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A Preliminary Assessment of the Costs and Earnings of Commercial, Small-Scale, Outdoor Pond Culture of Tilapia in Florida1 Chuck Adams and Andy Lazur2 1. This is document FE 210, a publication of the Department of Food and Resource Economics, Florida Cooperative Extension Service, Institute of Food and Agricultural Sciences, University of Florida. Published October 2000. This document was originally prepared for presentation at the Tilapia Workshop, November 14, 1998, at the University of Florida Tropical Aquaculture Laboratory, Ruskin, FL. Please visit the EDIS website at: http://edis.ifas.ufl.edu. 2. Chuck Adams, professor, Florida Sea Grant Program, Department of Food and Resource Economics; and Andy Lazur, associate professor, Mitchell Aquaculture Farm, Department of Fisheries and Aquatic Sciences, Florida Cooperative Extension Service, Institute of Food and Agricultural Sciences, University of Florida, Gainesville, FL. The Institute of Food and Agricultural Sciences is an equal opportunity/affirmative action employer authorized to provide research, educational information and other services only to individuals and institutions that function without regard to race, color, sex, age, handicap, or national origin. For information on obtaining other extension publications, contact your county Cooperative Extension Service office. Florida Cooperative Extension Service/Institute of Food and Agricultural Sciences/University of Florida/Christine Taylor Waddill, Dean. Abstract This analysis examines the cost and earnings of a hypothetical pond culture facility for tilapia in Florida. Given the assumptions concerning yield, harvest size, market prices, and per-unit input costs, the hypothetical six-acre tilapia culture facility will require an initial investment of $65,850, generate $40,259 in annual operating costs, and yield $29,221 in net returns during an average year within the planning horizon. Net returns are especially sensitive to changes in market price, feed costs, and survival rates. Introduction The culture of tilapia (Oreochromis spp.) in Florida has typically been characterized by high density, indoor, recirculating production systems. This relatively high cost production method has achieved limited success in Florida although several commercial operations currently exist. The culture of tilapia in outdoor pond systems provides a potentially viable alternative production method. The economic benefits of outdoor pond systems may be relatively low initial investment requirements and lower operational costs, which would allow production at a more competitive per-unit cost. Disadvantages would include less control over water quality conditions, predation, larger land area requirements, and possible restriction of culture sites to the southern regions of the state. Potential investors need to the be aware of the economic tradeoffs among alternative tilapia production methods. Unfortunately, no studies exist that describe the economic characteristics of low cost, low tech, outdoor tilapia culture systems in Florida, nor do studies exist that compare and contrast indoor systems with outdoor systems. The following discussion provides a brief overview of projected costs and earnings associated with a small-scale, outdoor pond culture system in Florida. Since a typical operation does not exist, the costs and earnings presented represent projected, or pro forma, values for initial investment, annual operation costs, and revenues. The estimates are presented for a hypothetical six-acre facility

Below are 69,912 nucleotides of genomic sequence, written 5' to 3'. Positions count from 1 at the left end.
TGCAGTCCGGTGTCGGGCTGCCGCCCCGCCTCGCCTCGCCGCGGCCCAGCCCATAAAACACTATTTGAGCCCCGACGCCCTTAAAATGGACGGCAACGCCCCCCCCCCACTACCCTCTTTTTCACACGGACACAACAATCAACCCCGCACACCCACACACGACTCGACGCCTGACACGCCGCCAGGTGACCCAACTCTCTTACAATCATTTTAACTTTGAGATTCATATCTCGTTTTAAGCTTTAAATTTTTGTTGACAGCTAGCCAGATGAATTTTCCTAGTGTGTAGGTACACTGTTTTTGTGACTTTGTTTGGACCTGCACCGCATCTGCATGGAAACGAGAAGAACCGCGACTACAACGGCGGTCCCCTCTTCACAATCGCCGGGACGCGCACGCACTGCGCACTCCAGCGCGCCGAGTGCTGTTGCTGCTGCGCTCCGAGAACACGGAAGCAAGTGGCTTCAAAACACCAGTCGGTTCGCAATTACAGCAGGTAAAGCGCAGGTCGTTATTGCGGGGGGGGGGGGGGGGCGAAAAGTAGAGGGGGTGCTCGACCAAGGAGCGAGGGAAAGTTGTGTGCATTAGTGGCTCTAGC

A Preliminary Assessment of the Costs and Earnings of Commercial, Small-Scale, Outdoor.... 2 consisting of three two-acre ponds which have been added to an existing farming or aquaculture facility. The projected values are based upon discussions with commercial tilapia producers in Florida and University of Florida research/extension faculty familiar with outdoor production systems similar to those proposed in this analysis. The discussion will initially focus on initial investment requirements and annual operational expenses. These estimates will then be utilized to construct an annual enterprise budget and an annual cash flow over a five-year planning horizon. Finally, a sensitivity analysis will be presented that examines how financial performance measures change as key management parameters are altered. The sensitivity analysis should provide the potential investor with some insight into the production and financial risk associated with the proposed outdoor production system. Initial Investment Requirements Initial investment for the hypothetical culture facility consists of pond construction, well and pump placement, and the purchase of the necessary equipment (Table 1). The facility consists of three two-acre ponds. The ponds have a common levee design and are rectangular in shape. The dimensions of each pond are 205 feet by 425 feet. The ponds each have a six-foot levee providing a water depth of five feet with one foot of freeboard. The levees are designed with a 3:1 slope and a 16-foot top width. They are constructed via cut and fill. The levees are also stabilized with grass seed and gravel on the top surface to provide all weather access for feeding and harvesting, as well as to minimize erosion (Zimet and Lazur, 1994). The costs associated with pond construction include excavation ($1 per cubic foot), drainage pipes, water supply lines, levee stabilization costs, and electrical hookups. The latter is necessary to power the aerators and automated feeders for each pond. The total cost for each pond is $8,000 for excavation and $3,667 for "outfitting" the ponds. Total cost for pond construction is $35,000. A six-inch well and a 250-gpm submersible pump ($10,000) will be required for filling and periodic augmenting of the water in the ponds due to evaporation and seepage. An additional 400-gpm pump ($1,200) is needed for water movement between ponds during harvest. A 3-hp electrical aerator ($2,100 each) will be placed in each pond. In addition, two electrical feeders ($400 each) will be placed on each pond to deliver feeds on a consistent basis, while reducing the labor cost. Two hapas-style nursery pens ($200 each) will be placed in each pond during the nursery phase to allow the juvenile fish to grow from one-inch fry to 100-gram fingerlings for grow-out. An air conditioned feed storage shed ($800) is required for storing bagged feed. Two block-construction purging/holding tanks ($2,250 each) are required. These tanks will be fully plumbed and fitted with aeration systems and designed to hold fish at a density of two pounds per cubic foot. Fish will be harvested in 5,000-pound batches and retained in the tanks for off-flavor purging and holding for shipment. Other equipment costs include a 1,000-gallon live haul box for transfer of harvested fish to the holding tanks, seine nets, a water quality kit, oxygen meter, and other miscellaneous items. The total initial investment amounts to $65,850. The analysis assumes the necessary trucks, tractors, and trailers have already been purchased for use on an existing farm/culture operation. The initial investment cost associated with these items has not been included. For the same reasons, the cost of the necessary land has not be included. The depreciation associated with capital purchases is computed on a straight-line basis across the full length of serviceable life, with no remaining salvage value. Total annual depreciation amounts to $7,030. Most large items are assigned a 10-year life, while some less expensive equipment is assigned a five-year life. Thus, reinvestment in capital equipment will begin during the sixth year of the planning horizon. Annual Operating Expenses Annual operating expenses consist of variable and fixed costs. Variable costs are those expenses that vary directly with level of production, which in this case is pounds of tilapia stocked and harvested. Fixed costs represent those expenses that are insensitive to annual production decisions. Both sets of costs are important components of the total annual